- Railroads - from Association of American Railroads: "Freight rail traffic was down for the holiday week ended Nov. 14, 2009. U.S. railroads reported originating 281,218 carloads for the week, down 8.9 percent compared with the same week in 2008 and down 17 percent from the same week in 2007. Rail carloads showed slight improvement, up 2.3 percent from the previous week. Intermodal traffic totaled 208,056 trailers and containers, down 7.7 percent from a year ago and 15 percent from 2007. Compared with the same week in 2008, container volume fell 1.5 percent and trailer volume dropped 30.2 percent. While 13 of the 19 carload freight commodity groups were down compared with the same week last year, some increases were seen.... Total volume on U.S. railroads for the week ending Nov. 14, 2009 was estimated at 31.6 billion ton-miles, down 7.9 percent compared with the same week last year and 11.2 percent from 2007.... Combined North American rail volume for the first 45 weeks of 2009 on 13 reporting U.S., Canadian and Mexican railroads totaled 15,357,248 carloads, down 17.9 percent from last year, and 10,681,718 trailers and containers, down 15.9 percent from last year." Link here.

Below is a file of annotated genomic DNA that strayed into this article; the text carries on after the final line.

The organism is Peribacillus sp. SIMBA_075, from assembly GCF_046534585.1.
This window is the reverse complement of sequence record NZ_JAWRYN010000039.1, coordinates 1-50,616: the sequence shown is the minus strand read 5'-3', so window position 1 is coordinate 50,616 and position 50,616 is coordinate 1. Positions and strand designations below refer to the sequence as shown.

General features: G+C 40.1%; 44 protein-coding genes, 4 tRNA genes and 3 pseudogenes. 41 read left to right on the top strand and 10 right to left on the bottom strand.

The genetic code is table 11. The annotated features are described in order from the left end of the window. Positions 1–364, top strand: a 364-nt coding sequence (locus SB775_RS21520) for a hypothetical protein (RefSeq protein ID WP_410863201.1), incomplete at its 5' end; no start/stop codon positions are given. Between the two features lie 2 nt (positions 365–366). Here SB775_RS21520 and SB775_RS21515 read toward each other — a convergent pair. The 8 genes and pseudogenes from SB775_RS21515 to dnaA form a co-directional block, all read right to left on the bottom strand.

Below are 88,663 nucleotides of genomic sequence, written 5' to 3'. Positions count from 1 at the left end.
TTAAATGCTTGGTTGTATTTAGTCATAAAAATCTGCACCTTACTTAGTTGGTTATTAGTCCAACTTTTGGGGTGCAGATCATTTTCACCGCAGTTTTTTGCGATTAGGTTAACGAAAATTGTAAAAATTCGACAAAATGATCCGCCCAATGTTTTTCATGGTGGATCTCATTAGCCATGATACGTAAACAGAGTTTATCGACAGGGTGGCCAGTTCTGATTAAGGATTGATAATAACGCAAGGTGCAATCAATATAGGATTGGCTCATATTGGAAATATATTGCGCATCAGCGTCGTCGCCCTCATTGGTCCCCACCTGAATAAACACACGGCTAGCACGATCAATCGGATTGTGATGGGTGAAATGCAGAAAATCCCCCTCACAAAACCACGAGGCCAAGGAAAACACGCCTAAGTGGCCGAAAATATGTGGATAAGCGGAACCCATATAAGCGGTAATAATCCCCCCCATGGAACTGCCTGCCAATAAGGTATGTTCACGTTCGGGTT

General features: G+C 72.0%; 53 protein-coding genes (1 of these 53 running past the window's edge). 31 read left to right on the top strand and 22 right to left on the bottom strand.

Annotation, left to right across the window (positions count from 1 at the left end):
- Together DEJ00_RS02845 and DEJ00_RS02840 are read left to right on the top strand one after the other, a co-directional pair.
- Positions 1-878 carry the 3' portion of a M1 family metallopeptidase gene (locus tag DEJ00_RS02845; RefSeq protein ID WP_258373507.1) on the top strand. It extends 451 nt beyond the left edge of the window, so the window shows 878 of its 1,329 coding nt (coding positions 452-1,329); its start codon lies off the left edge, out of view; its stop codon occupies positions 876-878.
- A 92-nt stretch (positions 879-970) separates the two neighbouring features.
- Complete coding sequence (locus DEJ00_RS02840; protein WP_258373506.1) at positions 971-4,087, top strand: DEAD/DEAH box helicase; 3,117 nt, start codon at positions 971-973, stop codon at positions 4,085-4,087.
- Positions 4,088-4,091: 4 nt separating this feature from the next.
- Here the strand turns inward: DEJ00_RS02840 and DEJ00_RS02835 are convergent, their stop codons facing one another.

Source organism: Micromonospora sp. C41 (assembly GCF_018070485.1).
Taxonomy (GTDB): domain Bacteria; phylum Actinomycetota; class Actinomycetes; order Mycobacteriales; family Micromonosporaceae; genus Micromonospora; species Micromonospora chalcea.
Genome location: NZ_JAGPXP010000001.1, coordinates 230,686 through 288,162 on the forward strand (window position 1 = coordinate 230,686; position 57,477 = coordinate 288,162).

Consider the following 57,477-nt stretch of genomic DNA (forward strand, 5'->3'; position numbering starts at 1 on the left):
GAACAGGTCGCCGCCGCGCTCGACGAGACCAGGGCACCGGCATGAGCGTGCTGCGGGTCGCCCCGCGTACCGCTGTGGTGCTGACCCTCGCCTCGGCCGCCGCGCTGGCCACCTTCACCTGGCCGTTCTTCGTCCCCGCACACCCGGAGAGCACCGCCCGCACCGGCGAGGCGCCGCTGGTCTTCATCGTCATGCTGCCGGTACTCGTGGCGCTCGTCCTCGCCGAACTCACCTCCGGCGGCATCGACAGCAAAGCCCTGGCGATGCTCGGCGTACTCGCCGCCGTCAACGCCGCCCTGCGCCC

- Trucking - from American Trucking Associations (yes, ATA is plural) for the month of September (reporting lag): "The American Trucking Associations’ advance seasonally adjusted (SA) For-Hire Truck Tonnage Index decreased 0.3 percent in September, after increasing 2.1 percent in both July and August.... Compared with September 2008, SA tonnage fell 7.3 percent, which was the best year-over-year showing since November 2008. In August, the index was down 7.5 percent from a year earlier. ATA Chief Economist Bob Costello said that the latest reading fits with the premise that the recovery will be moderate and choppy.” Link here.